One of the enabling technologies required for commercialization of high efficiency solid oxide fuel cell (SOFC) stacks is the development of low cost ceramic refractories capable of withstanding the harsh environment during start-up and steady state operation. Although low density, high purity fibrous alumina materials have been used for more than two decades in manufacturing of SOFC stack components, their low mechanical strength and high cost have precluded their use in the next generation pre-commercial generator modules. A current trend in SOFC stack design is to use high strength, low purity mullite bonded, cast ceramics which can be produced in large volume at a relatively low cost. Sufficient strength is required to provide structural support of the stack and its upper internals in addition to withstanding the severe thermal gradients in both steady state and transient conditions. To reduce costs while achieving suitable mechanical strength, thermal shock, and creep resistance, certain levels of silica and other impurities are present in the refractory ceramic. Silica, however, has been established to poison SOFC anodes thus degrading cell performance and stack life. Therefore, silica transport within the stack has become a dominant issue in SOFC generator design. As a result, an important design requirement for the stack ceramic materials is to develop a fundamental understanding of the silicon species transport process based on refractory composition and gas atmosphere in effort to minimize silicon species volatilization through the porous material. The vaporization behavior of the Al-Si-O system has been investigated in numerous studies and verified experimentally. It is well known that when aluminum silicate components are exposed to a reducing atmosphere, the partial pressure of oxygen is low, therefore this causes formation of volatile SiO(g). This SiO(g) gaseous phase is transported by the fuel stream to the anode/electrolyte interface and electrochemically oxidizes back into SiO2 over the triple phase boundaries (TPB) by the oxygen transported via the fuel cell. This re-deposition process of SiO2, known also as Si poisoning, blocks the reaction of fuel oxidation as it takes over the reactive sites, leading to noticeable degradation in cell performance. In this paper, the status of research on formation of volatile silicon species in aluminosilicate SOFC insulation materials is examined. The formation of volatile SiO(g), SiO(OH)(g), and SiO(OH)2(g) are indicated to facilitate silicon transport in anode fuel streams. Silica deposition is shown to degrade fuel cell anode performance utilizing a novel SOFC silicon poisoning test setup, and silica deposition is only observed on YSZ in the electrochemically active regions of the cell.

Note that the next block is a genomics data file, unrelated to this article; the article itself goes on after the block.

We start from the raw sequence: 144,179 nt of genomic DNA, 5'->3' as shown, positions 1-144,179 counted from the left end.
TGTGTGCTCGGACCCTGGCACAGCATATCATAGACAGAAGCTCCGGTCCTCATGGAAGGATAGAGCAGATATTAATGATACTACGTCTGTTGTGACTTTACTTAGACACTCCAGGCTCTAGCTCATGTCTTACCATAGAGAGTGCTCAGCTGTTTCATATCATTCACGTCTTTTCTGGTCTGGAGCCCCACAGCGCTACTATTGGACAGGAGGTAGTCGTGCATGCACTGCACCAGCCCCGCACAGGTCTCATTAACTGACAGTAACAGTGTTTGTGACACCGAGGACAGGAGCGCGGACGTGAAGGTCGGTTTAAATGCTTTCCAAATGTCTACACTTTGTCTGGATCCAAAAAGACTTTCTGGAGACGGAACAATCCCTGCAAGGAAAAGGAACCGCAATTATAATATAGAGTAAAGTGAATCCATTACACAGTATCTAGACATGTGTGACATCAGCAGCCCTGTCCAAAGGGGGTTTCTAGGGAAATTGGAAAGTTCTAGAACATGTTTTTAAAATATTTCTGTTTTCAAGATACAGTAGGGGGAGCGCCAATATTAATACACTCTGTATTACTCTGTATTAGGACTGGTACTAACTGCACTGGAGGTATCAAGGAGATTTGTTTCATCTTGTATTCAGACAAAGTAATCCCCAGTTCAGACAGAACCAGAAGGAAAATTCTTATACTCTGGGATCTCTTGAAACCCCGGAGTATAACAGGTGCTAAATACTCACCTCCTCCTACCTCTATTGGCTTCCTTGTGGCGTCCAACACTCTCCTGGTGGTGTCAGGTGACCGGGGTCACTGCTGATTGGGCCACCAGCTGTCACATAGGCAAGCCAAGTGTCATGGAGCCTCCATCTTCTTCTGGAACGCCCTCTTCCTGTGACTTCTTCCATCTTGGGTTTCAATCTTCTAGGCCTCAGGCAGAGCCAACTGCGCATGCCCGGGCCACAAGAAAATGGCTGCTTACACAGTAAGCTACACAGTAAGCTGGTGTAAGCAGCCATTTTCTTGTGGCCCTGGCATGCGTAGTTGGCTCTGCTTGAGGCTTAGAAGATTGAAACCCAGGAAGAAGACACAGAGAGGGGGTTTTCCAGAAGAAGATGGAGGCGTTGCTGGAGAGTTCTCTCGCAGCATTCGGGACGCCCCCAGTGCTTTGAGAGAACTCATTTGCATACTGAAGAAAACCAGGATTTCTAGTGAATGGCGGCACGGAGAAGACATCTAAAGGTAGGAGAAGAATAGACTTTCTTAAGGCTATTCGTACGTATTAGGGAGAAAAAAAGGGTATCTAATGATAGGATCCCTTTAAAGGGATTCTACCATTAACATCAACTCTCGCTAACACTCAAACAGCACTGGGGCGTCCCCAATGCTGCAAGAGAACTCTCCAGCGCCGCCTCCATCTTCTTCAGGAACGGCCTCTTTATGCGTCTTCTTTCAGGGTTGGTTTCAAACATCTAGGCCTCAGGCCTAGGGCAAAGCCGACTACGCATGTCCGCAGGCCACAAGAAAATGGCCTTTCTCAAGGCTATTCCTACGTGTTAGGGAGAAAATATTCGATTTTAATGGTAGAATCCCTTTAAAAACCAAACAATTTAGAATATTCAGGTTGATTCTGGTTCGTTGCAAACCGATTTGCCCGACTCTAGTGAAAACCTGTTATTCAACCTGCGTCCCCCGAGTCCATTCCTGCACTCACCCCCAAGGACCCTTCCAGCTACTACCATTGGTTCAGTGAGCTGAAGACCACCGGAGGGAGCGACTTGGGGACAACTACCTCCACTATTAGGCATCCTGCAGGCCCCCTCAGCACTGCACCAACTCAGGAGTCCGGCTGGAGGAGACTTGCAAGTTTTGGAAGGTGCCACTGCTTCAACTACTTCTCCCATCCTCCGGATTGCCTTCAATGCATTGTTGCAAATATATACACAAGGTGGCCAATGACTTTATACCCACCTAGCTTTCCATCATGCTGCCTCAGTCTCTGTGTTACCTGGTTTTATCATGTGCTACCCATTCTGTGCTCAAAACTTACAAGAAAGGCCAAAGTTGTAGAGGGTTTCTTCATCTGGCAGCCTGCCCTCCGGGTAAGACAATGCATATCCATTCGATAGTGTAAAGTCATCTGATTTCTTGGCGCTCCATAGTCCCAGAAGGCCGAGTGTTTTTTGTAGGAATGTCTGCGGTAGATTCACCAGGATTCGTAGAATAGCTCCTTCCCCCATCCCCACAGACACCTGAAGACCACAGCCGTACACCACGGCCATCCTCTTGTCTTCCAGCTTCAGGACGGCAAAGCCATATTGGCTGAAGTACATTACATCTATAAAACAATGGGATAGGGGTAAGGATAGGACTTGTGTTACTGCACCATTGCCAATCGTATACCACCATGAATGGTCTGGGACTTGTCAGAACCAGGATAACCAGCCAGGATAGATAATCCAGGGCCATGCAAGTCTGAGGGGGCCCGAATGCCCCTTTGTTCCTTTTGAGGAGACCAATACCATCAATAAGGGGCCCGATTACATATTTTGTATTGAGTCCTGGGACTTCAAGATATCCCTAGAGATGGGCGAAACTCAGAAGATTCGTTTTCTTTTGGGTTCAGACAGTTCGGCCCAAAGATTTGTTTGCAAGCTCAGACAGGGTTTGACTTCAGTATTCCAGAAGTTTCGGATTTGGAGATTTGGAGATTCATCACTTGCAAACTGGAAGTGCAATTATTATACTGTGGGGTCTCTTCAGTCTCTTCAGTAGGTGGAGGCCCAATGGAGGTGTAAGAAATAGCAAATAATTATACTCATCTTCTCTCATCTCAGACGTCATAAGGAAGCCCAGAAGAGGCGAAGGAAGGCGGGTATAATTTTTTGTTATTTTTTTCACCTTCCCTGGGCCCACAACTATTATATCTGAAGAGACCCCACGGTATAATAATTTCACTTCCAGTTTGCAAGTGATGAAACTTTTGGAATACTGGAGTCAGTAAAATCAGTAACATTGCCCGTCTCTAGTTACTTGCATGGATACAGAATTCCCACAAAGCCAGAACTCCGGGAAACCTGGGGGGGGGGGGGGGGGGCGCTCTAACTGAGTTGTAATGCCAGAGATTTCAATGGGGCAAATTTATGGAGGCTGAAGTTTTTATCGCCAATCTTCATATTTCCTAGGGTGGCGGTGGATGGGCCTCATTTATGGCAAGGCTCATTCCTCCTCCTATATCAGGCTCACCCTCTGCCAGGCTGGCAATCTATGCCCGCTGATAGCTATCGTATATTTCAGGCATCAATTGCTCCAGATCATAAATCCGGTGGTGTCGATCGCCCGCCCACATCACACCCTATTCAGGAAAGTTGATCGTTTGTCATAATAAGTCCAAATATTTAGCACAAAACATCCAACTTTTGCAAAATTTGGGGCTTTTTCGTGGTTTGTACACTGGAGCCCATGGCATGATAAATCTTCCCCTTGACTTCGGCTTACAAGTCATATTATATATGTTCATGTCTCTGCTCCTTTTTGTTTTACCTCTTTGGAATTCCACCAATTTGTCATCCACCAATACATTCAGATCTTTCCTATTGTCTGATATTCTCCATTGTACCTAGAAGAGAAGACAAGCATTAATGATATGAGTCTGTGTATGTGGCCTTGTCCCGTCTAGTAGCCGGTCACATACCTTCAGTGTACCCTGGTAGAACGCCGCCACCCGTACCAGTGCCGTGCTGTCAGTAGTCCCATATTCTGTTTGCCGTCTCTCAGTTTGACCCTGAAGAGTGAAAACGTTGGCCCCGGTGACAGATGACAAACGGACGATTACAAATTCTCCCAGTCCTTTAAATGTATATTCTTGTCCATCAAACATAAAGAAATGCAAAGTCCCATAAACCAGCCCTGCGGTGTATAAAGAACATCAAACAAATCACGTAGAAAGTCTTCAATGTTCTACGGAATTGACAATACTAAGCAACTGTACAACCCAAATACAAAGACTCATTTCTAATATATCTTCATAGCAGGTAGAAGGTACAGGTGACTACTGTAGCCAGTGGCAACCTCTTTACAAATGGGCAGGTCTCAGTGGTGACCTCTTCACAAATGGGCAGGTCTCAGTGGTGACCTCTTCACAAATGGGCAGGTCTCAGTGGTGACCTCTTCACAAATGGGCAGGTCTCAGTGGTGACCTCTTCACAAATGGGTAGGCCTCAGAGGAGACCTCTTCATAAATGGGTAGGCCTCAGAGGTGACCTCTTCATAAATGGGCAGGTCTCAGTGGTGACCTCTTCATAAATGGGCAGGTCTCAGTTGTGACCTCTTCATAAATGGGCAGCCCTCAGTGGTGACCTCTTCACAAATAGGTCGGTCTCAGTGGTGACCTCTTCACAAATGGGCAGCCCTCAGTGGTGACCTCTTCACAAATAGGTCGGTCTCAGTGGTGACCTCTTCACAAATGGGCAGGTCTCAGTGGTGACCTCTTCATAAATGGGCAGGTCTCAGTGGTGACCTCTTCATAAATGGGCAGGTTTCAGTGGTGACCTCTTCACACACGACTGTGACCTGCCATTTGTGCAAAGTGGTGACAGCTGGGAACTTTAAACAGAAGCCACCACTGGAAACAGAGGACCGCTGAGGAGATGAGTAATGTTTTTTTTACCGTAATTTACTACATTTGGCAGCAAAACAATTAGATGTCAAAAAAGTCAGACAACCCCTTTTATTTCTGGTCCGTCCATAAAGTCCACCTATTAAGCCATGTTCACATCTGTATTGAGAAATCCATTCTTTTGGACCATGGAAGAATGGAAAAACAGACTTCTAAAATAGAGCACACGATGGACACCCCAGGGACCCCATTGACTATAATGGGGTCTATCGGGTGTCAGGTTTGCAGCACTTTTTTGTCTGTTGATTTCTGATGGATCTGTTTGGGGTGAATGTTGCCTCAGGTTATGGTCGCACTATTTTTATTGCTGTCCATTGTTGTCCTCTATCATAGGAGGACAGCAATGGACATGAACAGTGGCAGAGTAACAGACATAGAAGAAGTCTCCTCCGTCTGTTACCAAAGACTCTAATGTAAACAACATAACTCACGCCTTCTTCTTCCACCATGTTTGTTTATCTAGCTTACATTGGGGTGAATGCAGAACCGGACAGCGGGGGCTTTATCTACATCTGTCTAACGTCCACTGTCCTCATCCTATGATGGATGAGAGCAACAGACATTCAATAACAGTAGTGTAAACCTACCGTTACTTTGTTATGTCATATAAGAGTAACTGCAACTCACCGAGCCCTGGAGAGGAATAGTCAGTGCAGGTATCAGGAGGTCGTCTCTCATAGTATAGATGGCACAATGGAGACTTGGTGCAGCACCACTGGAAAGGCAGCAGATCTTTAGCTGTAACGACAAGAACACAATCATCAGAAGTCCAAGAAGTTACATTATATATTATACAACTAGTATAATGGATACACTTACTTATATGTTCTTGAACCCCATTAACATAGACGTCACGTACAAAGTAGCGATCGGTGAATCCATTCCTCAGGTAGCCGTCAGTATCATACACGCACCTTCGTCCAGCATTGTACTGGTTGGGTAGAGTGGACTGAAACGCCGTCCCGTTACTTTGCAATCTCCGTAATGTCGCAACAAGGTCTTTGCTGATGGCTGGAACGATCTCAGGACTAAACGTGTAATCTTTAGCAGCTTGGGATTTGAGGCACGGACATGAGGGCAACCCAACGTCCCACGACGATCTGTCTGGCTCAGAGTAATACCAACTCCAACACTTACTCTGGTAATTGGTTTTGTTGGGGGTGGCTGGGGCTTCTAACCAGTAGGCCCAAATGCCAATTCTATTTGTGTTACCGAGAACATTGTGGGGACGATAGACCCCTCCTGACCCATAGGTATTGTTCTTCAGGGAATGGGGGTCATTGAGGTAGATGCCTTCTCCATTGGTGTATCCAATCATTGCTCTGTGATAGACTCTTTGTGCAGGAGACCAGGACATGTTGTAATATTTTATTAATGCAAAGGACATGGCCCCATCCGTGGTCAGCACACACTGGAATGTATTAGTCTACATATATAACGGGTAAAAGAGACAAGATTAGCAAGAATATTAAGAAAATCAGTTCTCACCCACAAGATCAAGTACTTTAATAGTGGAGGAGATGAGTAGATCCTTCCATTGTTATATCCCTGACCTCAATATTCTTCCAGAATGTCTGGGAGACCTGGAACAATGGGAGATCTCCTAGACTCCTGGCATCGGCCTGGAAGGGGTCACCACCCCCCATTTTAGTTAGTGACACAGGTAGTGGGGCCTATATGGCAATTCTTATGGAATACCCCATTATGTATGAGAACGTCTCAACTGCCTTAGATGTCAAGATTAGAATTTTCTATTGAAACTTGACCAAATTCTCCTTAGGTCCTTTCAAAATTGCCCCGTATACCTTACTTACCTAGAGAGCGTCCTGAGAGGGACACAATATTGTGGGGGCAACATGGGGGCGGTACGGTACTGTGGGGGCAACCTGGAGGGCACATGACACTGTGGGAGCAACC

[4]